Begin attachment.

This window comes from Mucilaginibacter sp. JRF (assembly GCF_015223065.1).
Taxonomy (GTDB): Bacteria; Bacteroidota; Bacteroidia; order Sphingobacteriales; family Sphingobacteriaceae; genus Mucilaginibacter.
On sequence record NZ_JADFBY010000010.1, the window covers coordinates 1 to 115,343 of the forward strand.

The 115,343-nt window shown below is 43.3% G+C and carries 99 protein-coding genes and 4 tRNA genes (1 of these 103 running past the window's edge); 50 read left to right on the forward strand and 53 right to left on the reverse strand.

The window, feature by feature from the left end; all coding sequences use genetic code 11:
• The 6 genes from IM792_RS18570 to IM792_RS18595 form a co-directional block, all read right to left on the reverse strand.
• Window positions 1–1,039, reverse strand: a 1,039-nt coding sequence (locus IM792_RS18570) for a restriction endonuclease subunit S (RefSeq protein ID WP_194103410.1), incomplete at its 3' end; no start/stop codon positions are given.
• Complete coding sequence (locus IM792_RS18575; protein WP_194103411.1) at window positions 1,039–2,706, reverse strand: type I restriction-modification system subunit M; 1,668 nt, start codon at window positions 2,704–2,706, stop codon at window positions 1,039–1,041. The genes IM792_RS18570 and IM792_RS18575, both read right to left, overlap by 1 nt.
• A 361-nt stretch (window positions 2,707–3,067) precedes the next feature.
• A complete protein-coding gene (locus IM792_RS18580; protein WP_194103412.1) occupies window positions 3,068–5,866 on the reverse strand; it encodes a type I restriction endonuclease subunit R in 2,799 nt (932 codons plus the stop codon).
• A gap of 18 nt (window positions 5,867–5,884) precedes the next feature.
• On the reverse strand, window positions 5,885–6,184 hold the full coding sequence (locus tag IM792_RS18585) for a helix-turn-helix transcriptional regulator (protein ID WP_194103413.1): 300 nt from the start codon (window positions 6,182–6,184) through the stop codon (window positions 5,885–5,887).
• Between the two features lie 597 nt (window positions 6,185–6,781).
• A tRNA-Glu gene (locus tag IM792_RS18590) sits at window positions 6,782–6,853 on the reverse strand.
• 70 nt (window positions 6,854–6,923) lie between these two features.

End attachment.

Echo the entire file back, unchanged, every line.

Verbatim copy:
This window comes from Mucilaginibacter sp. JRF (assembly GCF_015223065.1).
Taxonomy (GTDB): Bacteria; Bacteroidota; Bacteroidia; order Sphingobacteriales; family Sphingobacteriaceae; genus Mucilaginibacter.
On sequence record NZ_JADFBY010000010.1, the window covers coordinates 1 to 115,343 of the forward strand.

The 115,343-nt window shown below is 43.3% G+C and carries 99 protein-coding genes and 4 tRNA genes (1 of these 103 running past the window's edge); 50 read left to right on the forward strand and 53 right to left on the reverse strand.

The window, feature by feature from the left end; all coding sequences use genetic code 11:
• The 6 genes from IM792_RS18570 to IM792_RS18595 form a co-directional block, all read right to left on the reverse strand.
• Window positions 1–1,039, reverse strand: a 1,039-nt coding sequence (locus IM792_RS18570) for a restriction endonuclease subunit S (RefSeq protein ID WP_194103410.1), incomplete at its 3' end; no start/stop codon positions are given.
• Complete coding sequence (locus IM792_RS18575; protein WP_194103411.1) at window positions 1,039–2,706, reverse strand: type I restriction-modification system subunit M; 1,668 nt, start codon at window positions 2,704–2,706, stop codon at window positions 1,039–1,041. The genes IM792_RS18570 and IM792_RS18575, both read right to left, overlap by 1 nt.
• A 361-nt stretch (window positions 2,707–3,067) precedes the next feature.
• A complete protein-coding gene (locus IM792_RS18580; protein WP_194103412.1) occupies window positions 3,068–5,866 on the reverse strand; it encodes a type I restriction endonuclease subunit R in 2,799 nt (932 codons plus the stop codon).
• A gap of 18 nt (window positions 5,867–5,884) precedes the next feature.
• On the reverse strand, window positions 5,885–6,184 hold the full coding sequence (locus tag IM792_RS18585) for a helix-turn-helix transcriptional regulator (protein ID WP_194103413.1): 300 nt from the start codon (window positions 6,182–6,184) through the stop codon (window positions 5,885–5,887).
• Between the two features lie 597 nt (window positions 6,185–6,781).
• A tRNA-Glu gene (locus tag IM792_RS18590) sits at window positions 6,782–6,853 on the reverse strand.
• 70 nt (window positions 6,854–6,923) lie between these two features.